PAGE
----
No. 1 Singles Player Hails from Sweden


Photo courtesy of the Athletic Department

Viktor Johanssen, freshman, and the No. 1 singles player for the Panthers, winds up for a forehand shot.

Cody Gibson, Sports Editor

Tennis is a sport that is played interna- tionally, and it is very popular in certain parts of the world. Tennis can be a solo or team sport. In a singles match you play by yourself, while in doubles you have the support of a teammate.

This year, Ferrum has a new player from Sweden, Viktor Johanssen. He is currently the #1 singles player on the team, which can be stressful.

“There is a bit of pressure. I know things are expected of me, and I try to do

as much as I can for the team, especially knowing that winning the #1 singles in a team match contributes to a lot of momentum for the team and can be key in the deciding outcome,” he explained.

He plays doubles with his partner and roommate, Tom Doherty, freshman, who is from Ireland. Johanssen, himself, hails from Sweden.

“I originally lived in northern Sweden but moved to the capital of Stockholm when I was five. I live about 10 minutes from the ‘big city’ with my dad and siblings,” he said.

Johanssen went on to talk about Sweden.

“It’s very liberal and diverse. A lot of

different groups of people live in the capital, which makes it a very unique place, from the shops to the culture,” he said.

Being away from home can be hard sometimes, especially if home is overseas.

“I miss my friends and family but also simple stuff like having Swedish food and hanging out at the bar after a long day. We have different regulations to nightlife in Sweden, and I feel like I am more of a ‘minor’ here and that I can’t do that kind of stuff,” he explained.

Johanssen began playing tennis at age six, and it wasn’t always his favorite sport.

“My parents put me up to it when I was very young, I used to dislike it for a very long time until I realized how much it meant to me when I was older. I did not realize this until I was about 16 years old, and that is when I started taking tennis seriously,” he said.

However, tennis is not the same in Sweden as it is in America.

“A big difference between the US and Sweden is that we do not really have high school sports. I did, however, play for a tennis club close to my home in Sweden, where I played a few matches in the Men’s Swedish National League where I played #3 singles. The competition was also very tough back in my home country, where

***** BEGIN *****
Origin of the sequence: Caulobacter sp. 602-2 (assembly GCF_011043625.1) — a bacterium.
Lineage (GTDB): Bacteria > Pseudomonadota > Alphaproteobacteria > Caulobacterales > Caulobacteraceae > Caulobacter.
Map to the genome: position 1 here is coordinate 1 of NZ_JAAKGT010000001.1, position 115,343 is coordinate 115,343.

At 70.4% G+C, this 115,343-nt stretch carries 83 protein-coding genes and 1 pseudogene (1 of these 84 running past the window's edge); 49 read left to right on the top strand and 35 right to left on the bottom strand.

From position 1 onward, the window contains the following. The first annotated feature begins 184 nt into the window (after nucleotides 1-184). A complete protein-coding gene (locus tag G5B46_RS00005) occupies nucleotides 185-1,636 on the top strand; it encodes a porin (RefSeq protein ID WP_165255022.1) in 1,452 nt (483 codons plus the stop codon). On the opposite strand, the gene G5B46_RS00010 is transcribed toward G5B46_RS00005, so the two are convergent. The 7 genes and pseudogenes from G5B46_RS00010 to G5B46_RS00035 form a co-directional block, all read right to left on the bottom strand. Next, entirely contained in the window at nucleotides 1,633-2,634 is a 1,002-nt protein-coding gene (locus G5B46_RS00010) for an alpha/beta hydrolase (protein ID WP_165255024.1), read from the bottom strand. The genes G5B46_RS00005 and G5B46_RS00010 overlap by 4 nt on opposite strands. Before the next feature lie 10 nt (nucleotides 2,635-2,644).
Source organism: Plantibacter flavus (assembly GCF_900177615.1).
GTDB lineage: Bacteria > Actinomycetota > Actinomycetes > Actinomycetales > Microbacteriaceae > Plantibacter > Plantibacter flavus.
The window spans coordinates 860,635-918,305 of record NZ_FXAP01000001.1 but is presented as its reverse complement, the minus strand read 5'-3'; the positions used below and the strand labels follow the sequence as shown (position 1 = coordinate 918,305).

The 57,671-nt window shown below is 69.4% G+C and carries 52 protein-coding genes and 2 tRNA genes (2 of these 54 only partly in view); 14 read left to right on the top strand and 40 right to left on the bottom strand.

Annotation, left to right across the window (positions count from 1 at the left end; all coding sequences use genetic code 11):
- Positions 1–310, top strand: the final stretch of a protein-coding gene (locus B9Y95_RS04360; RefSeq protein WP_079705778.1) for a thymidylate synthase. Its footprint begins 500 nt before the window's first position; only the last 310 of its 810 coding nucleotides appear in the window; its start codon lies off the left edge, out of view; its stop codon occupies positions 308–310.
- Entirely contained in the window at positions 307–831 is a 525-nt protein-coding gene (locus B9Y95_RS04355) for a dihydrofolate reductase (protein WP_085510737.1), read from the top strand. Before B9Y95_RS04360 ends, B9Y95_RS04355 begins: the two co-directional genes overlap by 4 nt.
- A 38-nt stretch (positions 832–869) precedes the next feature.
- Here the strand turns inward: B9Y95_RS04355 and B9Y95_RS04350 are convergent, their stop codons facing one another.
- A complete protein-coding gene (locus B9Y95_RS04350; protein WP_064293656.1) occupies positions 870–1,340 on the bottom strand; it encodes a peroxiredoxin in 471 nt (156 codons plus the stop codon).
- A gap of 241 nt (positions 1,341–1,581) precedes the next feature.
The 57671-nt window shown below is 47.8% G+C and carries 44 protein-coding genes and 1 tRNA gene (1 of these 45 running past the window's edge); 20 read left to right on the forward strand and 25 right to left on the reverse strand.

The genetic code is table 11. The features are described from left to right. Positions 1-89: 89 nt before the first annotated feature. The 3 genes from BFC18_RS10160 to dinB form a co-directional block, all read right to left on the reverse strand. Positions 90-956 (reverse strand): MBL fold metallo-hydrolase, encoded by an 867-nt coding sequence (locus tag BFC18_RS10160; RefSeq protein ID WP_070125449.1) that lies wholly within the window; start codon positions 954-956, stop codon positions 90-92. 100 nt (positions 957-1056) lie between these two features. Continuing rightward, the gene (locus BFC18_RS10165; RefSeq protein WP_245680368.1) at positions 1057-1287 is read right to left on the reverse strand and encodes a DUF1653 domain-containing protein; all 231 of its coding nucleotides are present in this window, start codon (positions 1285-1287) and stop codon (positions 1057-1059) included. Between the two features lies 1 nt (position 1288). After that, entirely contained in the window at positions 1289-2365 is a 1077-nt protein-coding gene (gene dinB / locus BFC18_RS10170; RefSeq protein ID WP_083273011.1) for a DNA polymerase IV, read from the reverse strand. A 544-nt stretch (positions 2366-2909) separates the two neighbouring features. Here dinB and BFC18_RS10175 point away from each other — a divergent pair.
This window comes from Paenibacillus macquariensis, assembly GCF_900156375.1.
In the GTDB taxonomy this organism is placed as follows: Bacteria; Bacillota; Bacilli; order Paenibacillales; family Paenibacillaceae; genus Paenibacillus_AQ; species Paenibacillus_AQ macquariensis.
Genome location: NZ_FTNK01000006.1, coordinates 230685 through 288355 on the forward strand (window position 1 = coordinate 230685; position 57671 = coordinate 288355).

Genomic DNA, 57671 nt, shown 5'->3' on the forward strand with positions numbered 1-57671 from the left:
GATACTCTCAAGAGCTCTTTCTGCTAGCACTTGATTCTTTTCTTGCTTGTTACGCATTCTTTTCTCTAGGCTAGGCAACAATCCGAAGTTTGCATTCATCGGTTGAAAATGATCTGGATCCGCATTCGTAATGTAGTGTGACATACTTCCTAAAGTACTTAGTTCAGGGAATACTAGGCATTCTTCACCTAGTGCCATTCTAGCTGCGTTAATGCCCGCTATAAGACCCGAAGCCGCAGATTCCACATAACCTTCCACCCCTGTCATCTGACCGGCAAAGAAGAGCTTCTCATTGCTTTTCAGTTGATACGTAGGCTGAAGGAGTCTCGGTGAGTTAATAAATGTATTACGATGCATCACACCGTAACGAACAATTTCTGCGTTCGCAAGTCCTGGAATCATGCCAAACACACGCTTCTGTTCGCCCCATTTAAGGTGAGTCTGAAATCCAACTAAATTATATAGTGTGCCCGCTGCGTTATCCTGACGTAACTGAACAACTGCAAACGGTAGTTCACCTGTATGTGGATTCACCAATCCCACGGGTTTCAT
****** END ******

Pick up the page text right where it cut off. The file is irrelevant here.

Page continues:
I usually had to face off against ranked adults when I was only 18,” Johanssen recalled.

A lot of athletes have an idol who they look to for inspiration. For Johanssen, it’s Roger Federer because of his effortless style and mindset on and off the court.

Johanssen decided to come to Ferrum after talking to the coach through a sports recruitment program.

“I used a sports agency, and they used my recruiting video and sent it to a lot of universities and colleges. I had contact with a lot of coaches, but I ultimately decided to come here because I felt like I clicked with the coach,” he said.

He enjoys Ferrum because of the new experiences he gets to have.
“I like it here. It is very different from what I grew up with, which makes it a unique experience for me. I’d rather go and live in a completely different way than back home and return with new experiences and perspectives,” he said.

Obviously, when you go somewhere there are different social cultures that you may have to learn. So, for Johanssen, there have been a lot of challenges and new adjustments.

“A funny example for me is when people say ‘bless you’ instinctively when someone sneezes–we just don’t say any- thing back in Sweden,” said Johanssen.

The hardest challenge Johanssen has had to face is adjusting to life on a team and the different competition levels.

“The toughest thing for me has been to adapt and become more of a team player instead of just worrying about myself on the court. I was never a part of a team be- fore I came here, and I only played singles and rarely doubles. Furthermore, playing #1 singles, I often face really good players who have a lot more college tennis experience than I,” he says.

Off the court, Johanssen is studying business administration.

“I want to build more of an entrepreneurial career in the future. I have multiple ideas, such as creating a record label with my friends, starting my own company, or starting a tennis academy,” he said.